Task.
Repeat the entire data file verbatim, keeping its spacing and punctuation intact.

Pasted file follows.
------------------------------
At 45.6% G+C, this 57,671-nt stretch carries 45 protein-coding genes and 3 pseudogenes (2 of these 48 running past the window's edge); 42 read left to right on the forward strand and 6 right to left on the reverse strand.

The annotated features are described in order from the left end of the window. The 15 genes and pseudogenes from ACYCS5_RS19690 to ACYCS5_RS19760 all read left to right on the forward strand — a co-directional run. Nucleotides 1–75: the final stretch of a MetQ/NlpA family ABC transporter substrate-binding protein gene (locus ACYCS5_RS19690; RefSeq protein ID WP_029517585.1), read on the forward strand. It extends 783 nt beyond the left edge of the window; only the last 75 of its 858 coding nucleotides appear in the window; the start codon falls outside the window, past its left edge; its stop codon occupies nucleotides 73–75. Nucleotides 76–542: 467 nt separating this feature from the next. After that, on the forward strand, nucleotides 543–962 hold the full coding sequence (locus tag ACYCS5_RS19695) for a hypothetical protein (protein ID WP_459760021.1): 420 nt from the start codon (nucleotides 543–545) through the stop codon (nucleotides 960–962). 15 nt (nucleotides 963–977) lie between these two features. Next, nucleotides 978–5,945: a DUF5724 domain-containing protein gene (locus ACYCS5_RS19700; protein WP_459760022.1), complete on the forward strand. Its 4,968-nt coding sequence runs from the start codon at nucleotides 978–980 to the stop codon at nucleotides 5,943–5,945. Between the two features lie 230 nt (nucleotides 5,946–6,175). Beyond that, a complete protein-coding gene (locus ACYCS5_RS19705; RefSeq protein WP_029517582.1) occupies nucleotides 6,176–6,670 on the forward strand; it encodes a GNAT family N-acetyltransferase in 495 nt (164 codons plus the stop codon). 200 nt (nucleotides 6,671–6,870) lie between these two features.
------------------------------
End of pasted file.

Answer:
At 45.6% G+C, this 57,671-nt stretch carries 45 protein-coding genes and 3 pseudogenes (2 of these 48 running past the window's edge); 42 read left to right on the forward strand and 6 right to left on the reverse strand.

The annotated features are described in order from the left end of the window. The 15 genes and pseudogenes from ACYCS5_RS19690 to ACYCS5_RS19760 all read left to right on the forward strand — a co-directional run. Nucleotides 1–75: the final stretch of a MetQ/NlpA family ABC transporter substrate-binding protein gene (locus ACYCS5_RS19690; RefSeq protein ID WP_029517585.1), read on the forward strand. It extends 783 nt beyond the left edge of the window; only the last 75 of its 858 coding nucleotides appear in the window; the start codon falls outside the window, past its left edge; its stop codon occupies nucleotides 73–75. Nucleotides 76–542: 467 nt separating this feature from the next. After that, on the forward strand, nucleotides 543–962 hold the full coding sequence (locus tag ACYCS5_RS19695) for a hypothetical protein (protein ID WP_459760021.1): 420 nt from the start codon (nucleotides 543–545) through the stop codon (nucleotides 960–962). 15 nt (nucleotides 963–977) lie between these two features. Next, nucleotides 978–5,945: a DUF5724 domain-containing protein gene (locus ACYCS5_RS19700; protein WP_459760022.1), complete on the forward strand. Its 4,968-nt coding sequence runs from the start codon at nucleotides 978–980 to the stop codon at nucleotides 5,943–5,945. Between the two features lie 230 nt (nucleotides 5,946–6,175). Beyond that, a complete protein-coding gene (locus ACYCS5_RS19705; RefSeq protein WP_029517582.1) occupies nucleotides 6,176–6,670 on the forward strand; it encodes a GNAT family N-acetyltransferase in 495 nt (164 codons plus the stop codon). 200 nt (nucleotides 6,671–6,870) lie between these two features.